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Measure Your Intensity of Exercise
Methods of Measuring Intensity
  • Target Heart Rate and Estimated Maximum Heart Rate
  • Perceived Exertion (Borg Rating of Perceived Exertion Scale)
Target Heart Rate and Estimated Maximum Heart Rate
One way of monitoring physical activity intensity is to determine whether a person's pulse or heart rate is within the target zone during physical activity.

For moderate-intensity physical activity, a person's target heart rate should be 50 to 70% of his or her maximum heart rate. This maximum rate is based on the person's age. An estimate of a person's maximum age-related heart rate can be obtained by subtracting the person's age from 220. For example, for a 50-year-old person, the estimated maximum age-related heart rate would be calculated as 220 - 50 years = 170 beats per minute (bpm). The 50% and 70% levels would be:
  • 50% level: 170 x 0.50 = 85 bpm, and
  • 70% level: 170 x 0.70 = 119 bpm
Thus, moderate-intensity physical activity for a 50-year-old person will require that the heart rate remains between 85 and 119 bpm during physical activity.

For vigorous-intensity physical activity, a person's target heart rate should be 70 to 85% of his or her maximum heart rate. To calculate this range, follow the same formula as used above, except change "50 and 70%" to "70 and 85%". For example, for a 35-year-old person, the estimated maximum age-related heart rate would be calculated as 220 - 35 years = 185 beats per minute (bpm). The 70% and 85% levels would be:

  • 70% level: 185 x 0.70 = 130 bpm, and
  • 85% level: 185 x 0.85 = 157 bpm
Thus, vigorous-intensity physical activity for a 35-year-old person will require that the heart rate remains between 130 and 157 bpm during physical activity.

Taking Your Heart Rate

Generally, to determine whether you are exercising within the heart rate target zone, you must stop exercising briefly to take your pulse. You can take the pulse at the neck, the wrist, or the chest. We recommend the wrist. You can feel the radial pulse on the artery of the wrist in line with the thumb. Place the tips of the index and middle fingers over the artery and press lightly. Do not use the thumb. Take a full 60-second count of the heartbeats, or take for 30 seconds and multiply by 2. Start the count on a beat, which is counted as "zero." If this number falls between 85 and 119 bpm in the case of the 50-year-old person, he or she is active within the target range for moderate-intensity activity.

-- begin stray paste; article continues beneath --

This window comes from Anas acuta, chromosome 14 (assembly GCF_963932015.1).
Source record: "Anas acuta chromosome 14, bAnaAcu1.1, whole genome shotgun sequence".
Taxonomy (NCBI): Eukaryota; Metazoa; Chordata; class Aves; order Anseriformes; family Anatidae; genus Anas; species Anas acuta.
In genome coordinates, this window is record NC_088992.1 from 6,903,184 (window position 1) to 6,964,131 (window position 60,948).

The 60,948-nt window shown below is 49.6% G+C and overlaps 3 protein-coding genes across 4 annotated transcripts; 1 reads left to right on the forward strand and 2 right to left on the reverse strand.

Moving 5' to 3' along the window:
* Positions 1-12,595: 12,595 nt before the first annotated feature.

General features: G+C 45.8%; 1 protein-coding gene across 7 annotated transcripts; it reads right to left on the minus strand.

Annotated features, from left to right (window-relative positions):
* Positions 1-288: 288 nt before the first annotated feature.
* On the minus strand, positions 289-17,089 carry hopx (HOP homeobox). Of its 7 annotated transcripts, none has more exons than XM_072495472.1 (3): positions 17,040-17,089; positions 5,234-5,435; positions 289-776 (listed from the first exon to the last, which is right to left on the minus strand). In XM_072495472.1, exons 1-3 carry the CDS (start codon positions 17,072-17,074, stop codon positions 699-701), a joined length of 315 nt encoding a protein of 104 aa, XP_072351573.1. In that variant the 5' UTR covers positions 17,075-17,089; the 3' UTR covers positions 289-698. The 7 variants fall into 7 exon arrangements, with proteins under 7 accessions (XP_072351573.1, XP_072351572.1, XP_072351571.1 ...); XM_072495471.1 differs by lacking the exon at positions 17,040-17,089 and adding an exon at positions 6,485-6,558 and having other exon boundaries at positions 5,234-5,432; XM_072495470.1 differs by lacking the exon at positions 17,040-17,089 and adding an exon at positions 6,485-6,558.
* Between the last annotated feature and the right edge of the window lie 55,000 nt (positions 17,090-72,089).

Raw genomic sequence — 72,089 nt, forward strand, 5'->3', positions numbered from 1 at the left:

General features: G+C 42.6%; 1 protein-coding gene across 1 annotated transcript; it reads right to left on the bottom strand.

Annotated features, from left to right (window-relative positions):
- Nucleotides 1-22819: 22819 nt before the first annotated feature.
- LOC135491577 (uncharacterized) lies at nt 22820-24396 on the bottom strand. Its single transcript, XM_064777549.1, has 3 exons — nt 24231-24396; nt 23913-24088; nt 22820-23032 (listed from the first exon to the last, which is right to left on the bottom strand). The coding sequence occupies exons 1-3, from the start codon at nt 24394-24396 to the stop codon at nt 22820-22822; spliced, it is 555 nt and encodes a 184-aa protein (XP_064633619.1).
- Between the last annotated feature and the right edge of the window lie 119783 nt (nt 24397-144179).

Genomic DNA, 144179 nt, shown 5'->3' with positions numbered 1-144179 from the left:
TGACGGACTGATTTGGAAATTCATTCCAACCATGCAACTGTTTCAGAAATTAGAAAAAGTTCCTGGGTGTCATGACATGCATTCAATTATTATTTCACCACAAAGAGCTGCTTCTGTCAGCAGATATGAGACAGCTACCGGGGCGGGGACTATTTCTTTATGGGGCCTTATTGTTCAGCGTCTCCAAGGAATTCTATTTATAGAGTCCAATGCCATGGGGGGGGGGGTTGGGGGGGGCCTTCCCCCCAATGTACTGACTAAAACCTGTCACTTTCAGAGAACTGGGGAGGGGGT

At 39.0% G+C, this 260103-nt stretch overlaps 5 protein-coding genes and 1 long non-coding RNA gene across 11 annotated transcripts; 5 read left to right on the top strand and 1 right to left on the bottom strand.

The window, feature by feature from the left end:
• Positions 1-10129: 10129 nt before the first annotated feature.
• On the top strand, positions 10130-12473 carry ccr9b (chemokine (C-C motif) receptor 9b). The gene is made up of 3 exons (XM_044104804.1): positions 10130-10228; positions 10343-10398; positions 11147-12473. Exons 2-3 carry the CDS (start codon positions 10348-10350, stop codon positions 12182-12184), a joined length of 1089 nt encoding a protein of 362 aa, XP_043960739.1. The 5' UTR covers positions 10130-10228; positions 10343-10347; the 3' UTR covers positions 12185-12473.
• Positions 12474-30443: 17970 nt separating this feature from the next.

Heart Rate
 
Perceived Exertion (Borg Rating of Perceived Exertion Scale)
The Borg Rating of Perceived Exertion (RPE) is a way of measuring physical activity intensity level. Perceived exertion is how hard you feel like your body is working. It is based on the physical sensations a person experiences during physical activity, including increased heart rate, increased respiration or breathing rate, increased sweating, and muscle fatigue. Although this is a subjective measure, a person's exertion rating may provide a fairly good estimate of the actual heart rate during physical activity* (Borg, 1998).

Instructions for Borg Rating of Perceived Exertion (RPE) Scale

While doing physical activity, we want you to rate your perception of exertion. This feeling should reflect how heavy and strenuous the exercise feels to you, combining all sensations and feelings of physical stress, effort, and fatigue. Do not concern yourself with any one factor such as leg pain or shortness of breath, but try to focus on your total feeling of exertion.

Look at the rating scale below while you are engaging in an activity; it ranges from 6 to 20, where 6 means "no exertion at all" and 20 means "maximal exertion." Choose the number from below that best describes your level of exertion. This will give you a good idea of the intensity level of your activity, and you can use this information to speed up or slow down your movements to reach your desired range.

Try to appraise your feeling of exertion as honestly as possible, without thinking about what the actual physical load is. Your own feeling of effort and exertion is important, not how it compares to other people's. Look at the scales and the expressions and then give a number.

6 No exertion at all
7
Extremely light (7.5)
8
9 Very light
10
11 Light
12
13 Somewhat hard
14
15 Hard (heavy)
16
17 Very hard
18
19 Extremely hard
20 Maximal exertion

9 corresponds to "very light" exercise. For a healthy person, it is like walking slowly at his or her own pace for some minutes 13 on the scale is "somewhat hard" exercise, but it still feels OK to continue.

17 "very hard" is very strenuous. A healthy person can still go on, but he or she really has to push him- or herself. It feels very heavy, and the person is very tired.

19 on the scale is an extremely strenuous exercise level. For most people this is the most strenuous exercise they have ever experienced.

 
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